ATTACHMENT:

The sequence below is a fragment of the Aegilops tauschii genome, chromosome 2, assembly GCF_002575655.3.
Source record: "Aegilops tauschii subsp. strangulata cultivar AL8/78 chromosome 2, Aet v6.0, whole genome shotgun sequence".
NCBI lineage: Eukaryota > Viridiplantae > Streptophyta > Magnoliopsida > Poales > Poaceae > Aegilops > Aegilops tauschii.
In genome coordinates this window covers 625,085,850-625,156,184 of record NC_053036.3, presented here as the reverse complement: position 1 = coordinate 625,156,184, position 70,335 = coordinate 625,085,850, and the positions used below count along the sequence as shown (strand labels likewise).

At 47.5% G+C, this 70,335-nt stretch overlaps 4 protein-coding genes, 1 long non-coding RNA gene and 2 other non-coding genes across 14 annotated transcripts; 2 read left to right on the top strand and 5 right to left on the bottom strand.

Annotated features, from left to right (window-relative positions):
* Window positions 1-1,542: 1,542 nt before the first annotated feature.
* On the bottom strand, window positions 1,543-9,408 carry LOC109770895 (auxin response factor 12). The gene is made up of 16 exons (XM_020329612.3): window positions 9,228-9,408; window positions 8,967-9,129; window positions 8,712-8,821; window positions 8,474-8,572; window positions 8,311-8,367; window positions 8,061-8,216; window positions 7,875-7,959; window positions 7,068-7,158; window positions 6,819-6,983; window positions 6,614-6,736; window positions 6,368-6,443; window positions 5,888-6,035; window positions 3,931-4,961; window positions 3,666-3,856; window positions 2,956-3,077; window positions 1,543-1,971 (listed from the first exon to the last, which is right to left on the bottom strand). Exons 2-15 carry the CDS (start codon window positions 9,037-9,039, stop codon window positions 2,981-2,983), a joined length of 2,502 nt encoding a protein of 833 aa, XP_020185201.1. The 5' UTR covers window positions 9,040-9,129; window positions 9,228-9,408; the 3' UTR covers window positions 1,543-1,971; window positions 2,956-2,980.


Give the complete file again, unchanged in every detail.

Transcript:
The sequence below is a fragment of the Aegilops tauschii genome, chromosome 2, assembly GCF_002575655.3.
Source record: "Aegilops tauschii subsp. strangulata cultivar AL8/78 chromosome 2, Aet v6.0, whole genome shotgun sequence".
NCBI lineage: Eukaryota > Viridiplantae > Streptophyta > Magnoliopsida > Poales > Poaceae > Aegilops > Aegilops tauschii.
In genome coordinates this window covers 625,085,850-625,156,184 of record NC_053036.3, presented here as the reverse complement: position 1 = coordinate 625,156,184, position 70,335 = coordinate 625,085,850, and the positions used below count along the sequence as shown (strand labels likewise).

At 47.5% G+C, this 70,335-nt stretch overlaps 4 protein-coding genes, 1 long non-coding RNA gene and 2 other non-coding genes across 14 annotated transcripts; 2 read left to right on the top strand and 5 right to left on the bottom strand.

Annotated features, from left to right (window-relative positions):
* Window positions 1-1,542: 1,542 nt before the first annotated feature.
* On the bottom strand, window positions 1,543-9,408 carry LOC109770895 (auxin response factor 12). The gene is made up of 16 exons (XM_020329612.3): window positions 9,228-9,408; window positions 8,967-9,129; window positions 8,712-8,821; window positions 8,474-8,572; window positions 8,311-8,367; window positions 8,061-8,216; window positions 7,875-7,959; window positions 7,068-7,158; window positions 6,819-6,983; window positions 6,614-6,736; window positions 6,368-6,443; window positions 5,888-6,035; window positions 3,931-4,961; window positions 3,666-3,856; window positions 2,956-3,077; window positions 1,543-1,971 (listed from the first exon to the last, which is right to left on the bottom strand). Exons 2-15 carry the CDS (start codon window positions 9,037-9,039, stop codon window positions 2,981-2,983), a joined length of 2,502 nt encoding a protein of 833 aa, XP_020185201.1. The 5' UTR covers window positions 9,040-9,129; window positions 9,228-9,408; the 3' UTR covers window positions 1,543-1,971; window positions 2,956-2,980.